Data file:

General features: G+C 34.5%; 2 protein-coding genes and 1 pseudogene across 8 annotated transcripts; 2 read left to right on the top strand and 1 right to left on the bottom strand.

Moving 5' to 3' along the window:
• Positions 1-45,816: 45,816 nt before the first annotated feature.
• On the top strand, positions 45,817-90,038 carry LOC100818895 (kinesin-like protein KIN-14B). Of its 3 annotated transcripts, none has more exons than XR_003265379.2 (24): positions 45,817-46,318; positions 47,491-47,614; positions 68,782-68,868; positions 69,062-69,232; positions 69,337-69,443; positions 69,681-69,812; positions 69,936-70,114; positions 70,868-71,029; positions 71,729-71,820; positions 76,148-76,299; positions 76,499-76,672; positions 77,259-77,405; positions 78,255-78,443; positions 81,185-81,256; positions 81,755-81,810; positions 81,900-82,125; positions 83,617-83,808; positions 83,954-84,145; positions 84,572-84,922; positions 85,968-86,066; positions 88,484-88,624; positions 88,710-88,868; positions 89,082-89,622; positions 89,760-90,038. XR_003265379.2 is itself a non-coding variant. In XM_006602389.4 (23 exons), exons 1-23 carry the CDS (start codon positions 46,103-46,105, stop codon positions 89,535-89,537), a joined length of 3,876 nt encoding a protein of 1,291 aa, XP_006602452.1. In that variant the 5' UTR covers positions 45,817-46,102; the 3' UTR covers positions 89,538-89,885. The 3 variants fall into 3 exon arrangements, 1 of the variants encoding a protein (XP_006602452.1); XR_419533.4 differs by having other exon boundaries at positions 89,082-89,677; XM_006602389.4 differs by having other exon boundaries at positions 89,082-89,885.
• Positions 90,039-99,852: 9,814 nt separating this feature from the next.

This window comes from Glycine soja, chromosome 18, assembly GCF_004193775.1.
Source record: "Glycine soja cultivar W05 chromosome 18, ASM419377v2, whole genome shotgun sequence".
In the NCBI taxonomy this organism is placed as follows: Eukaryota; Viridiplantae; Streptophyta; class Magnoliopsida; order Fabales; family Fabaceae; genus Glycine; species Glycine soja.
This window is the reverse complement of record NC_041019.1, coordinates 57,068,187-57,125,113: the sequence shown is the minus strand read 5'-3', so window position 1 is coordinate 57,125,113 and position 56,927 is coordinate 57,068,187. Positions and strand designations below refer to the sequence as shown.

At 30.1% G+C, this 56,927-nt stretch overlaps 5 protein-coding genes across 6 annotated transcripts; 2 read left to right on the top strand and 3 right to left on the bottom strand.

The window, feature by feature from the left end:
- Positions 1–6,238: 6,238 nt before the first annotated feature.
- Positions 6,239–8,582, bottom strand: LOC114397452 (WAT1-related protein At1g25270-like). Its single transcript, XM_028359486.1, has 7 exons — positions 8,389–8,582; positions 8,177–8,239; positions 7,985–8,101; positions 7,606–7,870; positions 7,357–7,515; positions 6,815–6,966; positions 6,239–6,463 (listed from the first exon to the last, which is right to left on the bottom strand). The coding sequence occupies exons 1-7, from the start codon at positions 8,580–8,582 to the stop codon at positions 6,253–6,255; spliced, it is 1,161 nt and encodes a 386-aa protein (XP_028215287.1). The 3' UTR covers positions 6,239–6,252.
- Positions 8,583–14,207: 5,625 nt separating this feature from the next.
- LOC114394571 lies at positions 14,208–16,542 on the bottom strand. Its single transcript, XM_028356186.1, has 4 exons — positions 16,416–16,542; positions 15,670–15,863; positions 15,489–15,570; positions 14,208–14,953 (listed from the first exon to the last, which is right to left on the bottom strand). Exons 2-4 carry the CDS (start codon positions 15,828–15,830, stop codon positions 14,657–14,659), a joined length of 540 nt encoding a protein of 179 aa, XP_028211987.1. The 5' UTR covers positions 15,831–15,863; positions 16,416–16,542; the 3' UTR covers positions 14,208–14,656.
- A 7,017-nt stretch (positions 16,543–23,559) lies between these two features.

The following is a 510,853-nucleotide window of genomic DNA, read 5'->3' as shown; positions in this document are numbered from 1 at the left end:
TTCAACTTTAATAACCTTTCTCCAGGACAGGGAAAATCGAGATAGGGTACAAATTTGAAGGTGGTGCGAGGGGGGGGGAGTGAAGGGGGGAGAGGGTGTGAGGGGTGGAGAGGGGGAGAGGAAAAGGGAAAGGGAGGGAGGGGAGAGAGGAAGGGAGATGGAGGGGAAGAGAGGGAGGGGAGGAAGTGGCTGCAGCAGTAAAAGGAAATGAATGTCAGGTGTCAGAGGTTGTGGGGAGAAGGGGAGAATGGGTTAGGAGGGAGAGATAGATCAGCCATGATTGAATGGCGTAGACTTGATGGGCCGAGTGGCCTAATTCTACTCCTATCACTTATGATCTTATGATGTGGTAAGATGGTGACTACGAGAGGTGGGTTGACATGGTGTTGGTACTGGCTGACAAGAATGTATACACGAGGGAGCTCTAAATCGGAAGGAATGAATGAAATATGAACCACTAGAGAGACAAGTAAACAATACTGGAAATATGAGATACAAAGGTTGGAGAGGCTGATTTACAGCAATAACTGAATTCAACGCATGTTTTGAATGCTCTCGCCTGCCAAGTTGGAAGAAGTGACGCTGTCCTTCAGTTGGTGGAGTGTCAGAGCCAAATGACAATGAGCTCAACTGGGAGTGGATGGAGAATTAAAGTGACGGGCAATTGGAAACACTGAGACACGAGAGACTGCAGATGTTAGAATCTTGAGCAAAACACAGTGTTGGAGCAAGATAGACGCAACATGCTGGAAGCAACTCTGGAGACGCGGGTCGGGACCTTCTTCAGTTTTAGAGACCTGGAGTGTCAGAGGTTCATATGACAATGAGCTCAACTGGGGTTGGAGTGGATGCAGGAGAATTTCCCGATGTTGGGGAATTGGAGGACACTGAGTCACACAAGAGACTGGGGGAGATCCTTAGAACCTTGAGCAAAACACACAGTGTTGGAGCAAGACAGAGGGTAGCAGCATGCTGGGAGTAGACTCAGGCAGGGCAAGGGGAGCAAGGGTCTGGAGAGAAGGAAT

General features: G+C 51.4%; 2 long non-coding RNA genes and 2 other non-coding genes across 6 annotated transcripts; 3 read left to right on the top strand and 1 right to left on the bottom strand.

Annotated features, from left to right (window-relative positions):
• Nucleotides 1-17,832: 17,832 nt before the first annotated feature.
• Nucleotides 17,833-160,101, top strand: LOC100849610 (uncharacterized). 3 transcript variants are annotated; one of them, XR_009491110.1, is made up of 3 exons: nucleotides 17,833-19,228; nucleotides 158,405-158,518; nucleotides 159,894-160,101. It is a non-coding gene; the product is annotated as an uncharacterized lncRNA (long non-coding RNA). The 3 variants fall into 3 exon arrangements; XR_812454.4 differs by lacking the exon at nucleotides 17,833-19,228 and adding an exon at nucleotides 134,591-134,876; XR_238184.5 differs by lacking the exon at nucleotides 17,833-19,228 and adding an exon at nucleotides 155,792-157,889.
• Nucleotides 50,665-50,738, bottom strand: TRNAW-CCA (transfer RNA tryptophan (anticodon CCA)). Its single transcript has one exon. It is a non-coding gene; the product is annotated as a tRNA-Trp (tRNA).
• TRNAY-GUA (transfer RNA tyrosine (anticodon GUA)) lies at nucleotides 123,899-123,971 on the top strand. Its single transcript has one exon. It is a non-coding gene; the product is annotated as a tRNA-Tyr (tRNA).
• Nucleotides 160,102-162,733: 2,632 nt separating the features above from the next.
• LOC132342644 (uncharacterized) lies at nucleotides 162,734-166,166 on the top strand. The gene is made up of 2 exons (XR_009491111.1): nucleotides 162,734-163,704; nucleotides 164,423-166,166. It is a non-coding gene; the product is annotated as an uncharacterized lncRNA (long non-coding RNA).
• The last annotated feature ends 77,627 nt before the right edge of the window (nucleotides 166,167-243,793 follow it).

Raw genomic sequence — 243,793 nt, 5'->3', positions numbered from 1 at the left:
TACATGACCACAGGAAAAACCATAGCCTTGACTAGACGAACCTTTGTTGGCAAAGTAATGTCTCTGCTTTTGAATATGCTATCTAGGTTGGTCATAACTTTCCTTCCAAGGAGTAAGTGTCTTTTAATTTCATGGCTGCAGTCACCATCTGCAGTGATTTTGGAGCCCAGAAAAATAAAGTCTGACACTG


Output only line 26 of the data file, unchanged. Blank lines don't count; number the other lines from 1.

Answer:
• LOC132342644 (uncharacterized) lies at nucleotides 162,734-166,166 on the top strand. The gene is made up of 2 exons (XR_009491111.1): nucleotides 162,734-163,704; nucleotides 164,423-166,166. It is a non-coding gene; the product is annotated as an uncharacterized lncRNA (long non-coding RNA).